And then come the lies. I’m interested in you. I want to get to know you. I care about you. Let’s do this. Let’s do that. And then you start to trust them. You let them in on your life a little bit, but so much as to give away that you’ve been fooled by this façade they’ve put up. You finally let things escalate to intimacy, shallow or otherwise, and then, just when everything seems to be smooth sailing, they rip the rug out from under you. They’ve gotten what they wanted, and they’re gone. You may not realize it at first, because they may not be physically gone—yet. The interactions will start to become few and far between. You’ll run out of things to talk about, you’ll try to keep one-sided conversations going with them—to no avail—regardless of their blatant lack of interest. You’ll start to question yourself. Are they getting bored of me? What did I do wrong? Will they like me more if I give them more? Can I change them? We have the tendency to want to change people when we realize that they don’t want the same things as we do. We want to give people a chance, because we like to think that we can see the inherent good in things, whether that good is our version of the idea of good or not. We get mad at people for only wanting shallow love, but expect them not to get mad at us for wanting something more. We always want our way to be the right way, and we don’t know how to react when people don’t conform to our standards.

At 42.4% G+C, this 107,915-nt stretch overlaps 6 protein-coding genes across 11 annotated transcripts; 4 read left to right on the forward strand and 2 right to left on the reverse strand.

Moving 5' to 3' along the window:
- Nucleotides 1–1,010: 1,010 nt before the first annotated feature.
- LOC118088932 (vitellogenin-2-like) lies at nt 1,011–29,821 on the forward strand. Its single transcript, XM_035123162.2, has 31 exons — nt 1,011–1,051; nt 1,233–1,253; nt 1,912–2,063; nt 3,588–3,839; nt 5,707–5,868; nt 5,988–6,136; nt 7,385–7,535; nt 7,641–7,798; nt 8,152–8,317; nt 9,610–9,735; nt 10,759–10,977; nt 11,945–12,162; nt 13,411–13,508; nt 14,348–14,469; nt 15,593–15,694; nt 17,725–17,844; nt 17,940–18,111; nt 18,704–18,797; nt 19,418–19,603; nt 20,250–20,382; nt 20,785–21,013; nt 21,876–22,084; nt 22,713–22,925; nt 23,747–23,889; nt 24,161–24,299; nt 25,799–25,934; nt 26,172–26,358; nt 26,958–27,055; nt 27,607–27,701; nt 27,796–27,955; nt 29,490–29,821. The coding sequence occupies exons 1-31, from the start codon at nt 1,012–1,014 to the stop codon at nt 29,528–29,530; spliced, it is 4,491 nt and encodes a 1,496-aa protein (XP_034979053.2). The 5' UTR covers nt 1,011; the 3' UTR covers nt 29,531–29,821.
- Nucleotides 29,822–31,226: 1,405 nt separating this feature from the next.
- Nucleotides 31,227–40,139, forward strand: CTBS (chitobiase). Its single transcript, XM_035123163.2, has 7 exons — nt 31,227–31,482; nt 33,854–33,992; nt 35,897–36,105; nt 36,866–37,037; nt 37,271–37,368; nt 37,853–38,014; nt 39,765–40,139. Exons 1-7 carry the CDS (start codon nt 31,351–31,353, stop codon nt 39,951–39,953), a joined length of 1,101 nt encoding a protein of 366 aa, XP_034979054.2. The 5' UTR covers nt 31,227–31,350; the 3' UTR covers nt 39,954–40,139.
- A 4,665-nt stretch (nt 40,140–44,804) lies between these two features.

We, because of our commitment issues, love to string people along, and we think it’s perfectly okay to do so. We give people false hope that we’re into them, or that we want to be with them, and then they open up to us. We let them lower their defenses, and as soon as we see them getting attached, we want to run. I’m one of those people who genuinely believes that everyone has good intentions with me. I take everything everyone says to heart. Every move I make is cautious and calculated, but sometimes—most of the time—my instincts are wrong. It never occurs to me that someone may be lying when they tell me they like me, or intend to be with me. It’s something ingrained in the way I think, I would never lie to anyone about how I feel or what my intentions with them are, so I just assume that they would not do the same to me. In my mind, it’s a waste of time to tell someone I have no intention of pursing that I intend to pursue them. As of late, I’ve conditioned myself to be more observant of red flags, due to the fact that I’m particularly tired of wasting my time.